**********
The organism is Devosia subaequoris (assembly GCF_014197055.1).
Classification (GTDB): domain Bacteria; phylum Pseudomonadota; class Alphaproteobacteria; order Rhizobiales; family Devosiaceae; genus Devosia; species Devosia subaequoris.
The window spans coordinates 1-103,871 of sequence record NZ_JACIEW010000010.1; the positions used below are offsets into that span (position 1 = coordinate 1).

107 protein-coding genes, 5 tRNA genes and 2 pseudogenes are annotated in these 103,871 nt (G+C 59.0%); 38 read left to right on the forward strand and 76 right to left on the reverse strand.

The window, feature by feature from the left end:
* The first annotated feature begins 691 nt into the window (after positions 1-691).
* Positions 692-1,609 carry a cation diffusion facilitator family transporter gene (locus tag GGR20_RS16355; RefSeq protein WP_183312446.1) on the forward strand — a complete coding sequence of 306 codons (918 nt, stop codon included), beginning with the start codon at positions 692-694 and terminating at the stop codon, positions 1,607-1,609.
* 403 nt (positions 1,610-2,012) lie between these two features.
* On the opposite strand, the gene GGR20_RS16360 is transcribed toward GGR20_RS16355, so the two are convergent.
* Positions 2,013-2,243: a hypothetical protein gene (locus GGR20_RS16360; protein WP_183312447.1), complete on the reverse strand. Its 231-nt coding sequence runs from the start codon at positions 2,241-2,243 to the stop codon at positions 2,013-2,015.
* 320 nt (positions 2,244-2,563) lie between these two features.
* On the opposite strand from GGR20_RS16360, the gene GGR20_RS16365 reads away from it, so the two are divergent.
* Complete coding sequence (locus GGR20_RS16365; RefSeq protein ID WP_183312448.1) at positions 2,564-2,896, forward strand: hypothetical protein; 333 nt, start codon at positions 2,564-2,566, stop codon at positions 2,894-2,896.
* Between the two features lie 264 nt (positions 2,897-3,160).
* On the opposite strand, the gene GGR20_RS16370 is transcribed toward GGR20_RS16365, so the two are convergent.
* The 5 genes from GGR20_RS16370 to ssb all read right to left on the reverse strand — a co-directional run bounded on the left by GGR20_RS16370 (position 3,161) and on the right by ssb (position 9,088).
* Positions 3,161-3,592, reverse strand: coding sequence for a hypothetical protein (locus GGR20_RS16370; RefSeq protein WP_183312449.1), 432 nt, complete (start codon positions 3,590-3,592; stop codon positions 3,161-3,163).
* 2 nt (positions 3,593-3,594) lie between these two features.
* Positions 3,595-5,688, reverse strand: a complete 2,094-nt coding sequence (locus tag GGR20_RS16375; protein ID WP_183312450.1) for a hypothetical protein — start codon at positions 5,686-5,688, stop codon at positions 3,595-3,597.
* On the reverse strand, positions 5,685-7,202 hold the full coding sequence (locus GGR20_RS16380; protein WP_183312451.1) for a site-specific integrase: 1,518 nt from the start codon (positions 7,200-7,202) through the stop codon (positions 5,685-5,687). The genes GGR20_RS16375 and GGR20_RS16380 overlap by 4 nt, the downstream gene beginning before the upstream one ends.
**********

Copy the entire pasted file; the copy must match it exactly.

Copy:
The organism is Devosia subaequoris (assembly GCF_014197055.1).
Classification (GTDB): domain Bacteria; phylum Pseudomonadota; class Alphaproteobacteria; order Rhizobiales; family Devosiaceae; genus Devosia; species Devosia subaequoris.
The window spans coordinates 1-103,871 of sequence record NZ_JACIEW010000010.1; the positions used below are offsets into that span (position 1 = coordinate 1).

107 protein-coding genes, 5 tRNA genes and 2 pseudogenes are annotated in these 103,871 nt (G+C 59.0%); 38 read left to right on the forward strand and 76 right to left on the reverse strand.

The window, feature by feature from the left end:
* The first annotated feature begins 691 nt into the window (after positions 1-691).
* Positions 692-1,609 carry a cation diffusion facilitator family transporter gene (locus tag GGR20_RS16355; RefSeq protein WP_183312446.1) on the forward strand — a complete coding sequence of 306 codons (918 nt, stop codon included), beginning with the start codon at positions 692-694 and terminating at the stop codon, positions 1,607-1,609.
* 403 nt (positions 1,610-2,012) lie between these two features.
* On the opposite strand, the gene GGR20_RS16360 is transcribed toward GGR20_RS16355, so the two are convergent.
* Positions 2,013-2,243: a hypothetical protein gene (locus GGR20_RS16360; protein WP_183312447.1), complete on the reverse strand. Its 231-nt coding sequence runs from the start codon at positions 2,241-2,243 to the stop codon at positions 2,013-2,015.
* 320 nt (positions 2,244-2,563) lie between these two features.
* On the opposite strand from GGR20_RS16360, the gene GGR20_RS16365 reads away from it, so the two are divergent.
* Complete coding sequence (locus GGR20_RS16365; RefSeq protein ID WP_183312448.1) at positions 2,564-2,896, forward strand: hypothetical protein; 333 nt, start codon at positions 2,564-2,566, stop codon at positions 2,894-2,896.
* Between the two features lie 264 nt (positions 2,897-3,160).
* On the opposite strand, the gene GGR20_RS16370 is transcribed toward GGR20_RS16365, so the two are convergent.
* The 5 genes from GGR20_RS16370 to ssb all read right to left on the reverse strand — a co-directional run bounded on the left by GGR20_RS16370 (position 3,161) and on the right by ssb (position 9,088).
* Positions 3,161-3,592, reverse strand: coding sequence for a hypothetical protein (locus GGR20_RS16370; RefSeq protein WP_183312449.1), 432 nt, complete (start codon positions 3,590-3,592; stop codon positions 3,161-3,163).
* 2 nt (positions 3,593-3,594) lie between these two features.
* Positions 3,595-5,688, reverse strand: a complete 2,094-nt coding sequence (locus tag GGR20_RS16375; protein ID WP_183312450.1) for a hypothetical protein — start codon at positions 5,686-5,688, stop codon at positions 3,595-3,597.
* On the reverse strand, positions 5,685-7,202 hold the full coding sequence (locus GGR20_RS16380; protein WP_183312451.1) for a site-specific integrase: 1,518 nt from the start codon (positions 7,200-7,202) through the stop codon (positions 5,685-5,687). The genes GGR20_RS16375 and GGR20_RS16380 overlap by 4 nt, the downstream gene beginning before the upstream one ends.